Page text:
Water Restrictions in Pflugerville...Why?

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Water Management and the Lower Colorado River Authority (LCRA)

Why is Pflugerville still in Water Restrictions? (current restrictions)

Central Texas is experiencing a severe and prolonged drought. As hot and dry weather continues, utilities in the Lower Colorado River Basin (LCRA) are implementing their drought plans and asking or requiring customers to follow water use restrictions set forth by the LCRA Managed Water Supply System of which Pflugerville is a member. Because Lake Pflugerville is fed by water from the Lower Colorado River Authority, the agreement requires us to abide by the conservation guidelines set forth by LCRA.

Did you know? The water treatment plant operators work diligently to maintain a constant level in Lake Pflugerville. When our area experiences an abundance of rain, by contract, we must release it back to LCRA. When this becomes necessary the operators open a valve on the backside of the dam and release water into a small stream below the dam. When the lake level starts to fall, plant operators pump water through a 30” pipeline, 17 miles from the Colorado River, into Lake Pflugerville. The City of Pflugerville has a contract with LCRA which includes a reservation of 12,000 acre-feet of water annually or 10.3 million gallons per day of water.

Contributing Factors

  • Did you know? Not only does the lack of rain affect the levels of the lakes and streams in the Lower Colorado River Basin, but in 2011:
  • Hot temperatures and windy days caused an estimated 192,404 acre-feet* of water to evaporate from the six Highland Lakes.
  • Municipal Water Use (from the Highland Lake & Colorado River): 246,601 acre-feet
  • Industrial Use: 60,272 acre-feet
  • Agricultural Use: 529,580 acre-feet
  • Recreational & Irrigation: 9.099 acre-feet
  • Environment**: 33,433 acre-feet
  • Emergency Hydroelectric: 345 acre-feet

*An acre-foot is a unit of volume commonly used in the United States in reference to large-scale water resources such as reservoirs and lakes, canals, and river flows. (1 acre-foot volume: 1 foot deep, 66 feet wide and 660 feet long)
**Water released solely for the purpose of satisfying environmental needs.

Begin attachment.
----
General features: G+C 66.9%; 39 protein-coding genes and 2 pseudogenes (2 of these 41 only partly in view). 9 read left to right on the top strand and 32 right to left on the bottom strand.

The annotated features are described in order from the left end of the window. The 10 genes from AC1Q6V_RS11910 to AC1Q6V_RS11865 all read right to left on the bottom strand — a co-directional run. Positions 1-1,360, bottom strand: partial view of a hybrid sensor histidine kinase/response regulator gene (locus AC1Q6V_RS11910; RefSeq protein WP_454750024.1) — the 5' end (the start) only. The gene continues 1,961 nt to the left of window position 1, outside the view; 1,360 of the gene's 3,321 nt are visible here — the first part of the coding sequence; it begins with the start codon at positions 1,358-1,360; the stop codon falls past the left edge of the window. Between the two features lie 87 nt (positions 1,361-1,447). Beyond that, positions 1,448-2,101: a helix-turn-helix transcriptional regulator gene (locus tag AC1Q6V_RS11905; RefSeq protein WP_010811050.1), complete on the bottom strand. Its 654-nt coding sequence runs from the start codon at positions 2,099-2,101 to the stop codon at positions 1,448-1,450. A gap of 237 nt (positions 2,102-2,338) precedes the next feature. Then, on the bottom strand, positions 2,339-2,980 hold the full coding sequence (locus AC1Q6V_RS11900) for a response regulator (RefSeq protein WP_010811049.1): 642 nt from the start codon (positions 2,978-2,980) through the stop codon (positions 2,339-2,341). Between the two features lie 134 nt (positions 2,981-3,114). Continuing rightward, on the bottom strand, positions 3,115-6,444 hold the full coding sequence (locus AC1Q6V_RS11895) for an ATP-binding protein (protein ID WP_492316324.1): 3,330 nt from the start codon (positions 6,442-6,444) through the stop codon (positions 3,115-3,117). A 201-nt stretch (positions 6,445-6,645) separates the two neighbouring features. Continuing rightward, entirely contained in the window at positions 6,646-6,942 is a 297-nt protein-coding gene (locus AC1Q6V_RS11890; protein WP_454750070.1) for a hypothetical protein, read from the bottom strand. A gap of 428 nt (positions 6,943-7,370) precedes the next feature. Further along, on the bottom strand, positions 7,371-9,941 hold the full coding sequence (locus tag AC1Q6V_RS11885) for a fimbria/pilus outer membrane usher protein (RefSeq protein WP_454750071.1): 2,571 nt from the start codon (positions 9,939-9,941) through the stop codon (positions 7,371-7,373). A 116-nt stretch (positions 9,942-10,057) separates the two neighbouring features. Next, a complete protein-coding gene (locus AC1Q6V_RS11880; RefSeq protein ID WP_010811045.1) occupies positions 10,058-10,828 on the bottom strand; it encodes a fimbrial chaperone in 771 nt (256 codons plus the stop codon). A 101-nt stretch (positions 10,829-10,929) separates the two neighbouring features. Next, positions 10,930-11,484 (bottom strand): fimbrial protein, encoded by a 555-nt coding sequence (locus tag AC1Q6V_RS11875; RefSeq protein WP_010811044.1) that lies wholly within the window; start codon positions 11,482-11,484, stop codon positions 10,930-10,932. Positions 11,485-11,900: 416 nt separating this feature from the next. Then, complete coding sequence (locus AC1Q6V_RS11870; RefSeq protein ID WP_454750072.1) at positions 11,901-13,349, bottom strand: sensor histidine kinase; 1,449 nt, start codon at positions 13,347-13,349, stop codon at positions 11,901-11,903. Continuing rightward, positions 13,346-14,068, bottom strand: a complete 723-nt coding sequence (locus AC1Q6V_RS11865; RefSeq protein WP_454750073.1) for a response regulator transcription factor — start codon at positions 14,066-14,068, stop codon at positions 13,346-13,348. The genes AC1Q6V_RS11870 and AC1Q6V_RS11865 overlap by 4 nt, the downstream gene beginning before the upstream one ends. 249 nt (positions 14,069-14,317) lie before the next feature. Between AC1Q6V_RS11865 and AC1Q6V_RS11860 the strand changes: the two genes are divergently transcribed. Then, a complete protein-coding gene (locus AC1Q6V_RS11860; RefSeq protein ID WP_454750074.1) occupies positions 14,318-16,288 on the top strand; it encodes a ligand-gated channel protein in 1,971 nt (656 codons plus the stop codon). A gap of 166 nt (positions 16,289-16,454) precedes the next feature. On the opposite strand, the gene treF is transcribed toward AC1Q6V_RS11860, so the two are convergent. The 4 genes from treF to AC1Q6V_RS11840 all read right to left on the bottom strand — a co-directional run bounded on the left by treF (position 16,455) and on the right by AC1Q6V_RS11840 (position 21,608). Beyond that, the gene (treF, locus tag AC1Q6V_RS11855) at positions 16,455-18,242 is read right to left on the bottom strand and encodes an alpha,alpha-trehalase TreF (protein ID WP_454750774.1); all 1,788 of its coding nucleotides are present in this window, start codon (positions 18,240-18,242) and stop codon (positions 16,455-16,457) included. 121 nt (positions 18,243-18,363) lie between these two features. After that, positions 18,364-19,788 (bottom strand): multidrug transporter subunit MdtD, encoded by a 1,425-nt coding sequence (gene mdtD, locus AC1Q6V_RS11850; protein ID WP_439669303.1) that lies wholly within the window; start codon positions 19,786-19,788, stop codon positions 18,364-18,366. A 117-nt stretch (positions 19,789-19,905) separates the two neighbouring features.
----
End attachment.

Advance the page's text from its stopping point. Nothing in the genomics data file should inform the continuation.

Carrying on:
How are Regional Water Supply Systems Managed?

Managing regional water supply systems requires careful planning and conservation. LCRA has the rights to more than 2.1 million acre-feet of water per year (AFY). These rights -- based mostly on surface water permits issued by the State of Texas -- include the right to divert and use up to 1.5 million AFY from lakes Buchanan and Travis and 636,750 AFY from the Gulf Coast, Lakeside, Garwood and Pierce Ranch irrigation operations. The Water Management Plan describes how to allocate water during water supply shortages. It directs the curtailment of interruptible water supplies so that demands for firm water are fully met. LCRA takes action at key points as the lake levels drop.

How does this affect Pflugerville?

First, understand the difference between "Firm Water & Interruptible Water". Firm water is available even during a severe drought, ie., cities, industries, electric power plants rely on firm water supplies. Interruptible water, mostly used for agriculture, is subject to rationing or curtailment, first, before firm water supplies.

When a major drought occurs there may not be enough water for all purposes. During severe dry periods, the lower Colorado River may flow at greatly reduced rates and lakes Travis and Buchanan may drop significantly from their storage capacities. (Check the Daily River Report or the Water Watch graphic to find out how much water is in storage currently.)

One of the first steps is to ask all customers -- those with Firm and Interruptible water supply contracts -- to voluntarily reduce water use through sound conservation measures. If the shortage intensifies, LCRA may call for mandatory conservation measures. Extremely low levels would trigger the cutoff of all stored water releases for agricultural irrigation. Although that has not been necessary in the past, the likelihood increases as demand increases to use water for other purposes.

This is where the City of Pflugerville currently finds itself. We are abiding by the LCRA call for mandatory conservation restrictions. Since we do operate under a contract with LCRA, we must continue to abide by the level of restrictions set forth by LCRA.

The City of Pflugerville strives to be a good water conservation partner. We will continue to operate under the restrictions set forth by LCRA. At the time, there has been a significant recovery in the Highland Lakes Reservoir and the Lower Colorado River Basin supply, LCRA will change the mandatory water restriction mandate and the City will comply.

For further information regarding the Lower Colorado River Authority (LCRA), please visit their website.

(Information provided the LCRA website)